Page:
We do have one example of this already happening right now through a DOE program, the Advanced Reactor Demonstration Program. TerraPower Natrium demonstration is a sodium cooled fast reactor being built by a company called TerraPower, partially funded by Bill Gates. And that sodium-cooled fast reactor is being built in Kemmerer, Wyoming, which is the site of a retired coal plant. So that coal plant is doing this coal-to-nuclear transition that we would really like to see.
How important is it that that project be within shouting distance of its budget and timetable?
It’s critical. And it’s one of three of these demonstrations. One will be the TerraPower project, one will be X-energy’s Xe-100, which is the high-temperature gas reactor and one will be the NuScale VOYGR six pack, a small, modular light water reactor being built in Idaho. And, we do need to see these reactors succeed. But there are other companies also deploying small modular reactors in the coming years. GE Hitachi has a design for a boiling water reactor at 300 megawatts that they intend to build in Canada, for example. Some of these reactors must succeed at building in a predictable timescale on a predictable budget.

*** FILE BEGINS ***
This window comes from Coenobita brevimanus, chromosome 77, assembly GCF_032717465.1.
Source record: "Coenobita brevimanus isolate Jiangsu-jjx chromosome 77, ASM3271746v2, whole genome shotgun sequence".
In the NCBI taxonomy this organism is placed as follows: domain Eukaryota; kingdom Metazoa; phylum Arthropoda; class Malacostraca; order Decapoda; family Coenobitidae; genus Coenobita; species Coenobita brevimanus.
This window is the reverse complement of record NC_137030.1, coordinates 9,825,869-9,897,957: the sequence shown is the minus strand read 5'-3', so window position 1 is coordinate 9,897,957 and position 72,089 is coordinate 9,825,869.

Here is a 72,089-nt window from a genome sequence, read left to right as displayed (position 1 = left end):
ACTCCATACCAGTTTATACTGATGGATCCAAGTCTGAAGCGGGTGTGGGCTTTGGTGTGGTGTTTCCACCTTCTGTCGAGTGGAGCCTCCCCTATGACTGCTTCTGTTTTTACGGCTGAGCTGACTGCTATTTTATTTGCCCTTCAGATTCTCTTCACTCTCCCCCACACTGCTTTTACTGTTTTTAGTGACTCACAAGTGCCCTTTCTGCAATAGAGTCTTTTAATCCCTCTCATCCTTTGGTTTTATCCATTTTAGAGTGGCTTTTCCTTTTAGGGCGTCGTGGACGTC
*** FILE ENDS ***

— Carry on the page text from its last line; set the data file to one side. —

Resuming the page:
How far away are we from that factory approach where there is more of a regular construction cycle?
We can’t wait until 2030 to generate a demand signal for these next reactors. The reactors that are being built now might not connect to the grid until 2030. But in the coming five years, we need to see order books starting to plan for the second, third, fourth, fifth of a kind, because that’s what will spur that company that’s currently building, like, one unit to build a factory that builds units. Getting that order book together is sort of precursor to the thing that will drive even further orders. So it’s going to be a really challenging decade, where we will know that we’re succeeding if five years from now, there are 10 to 20 orders for small modular reactors on the books in contracts between utilities and vendors.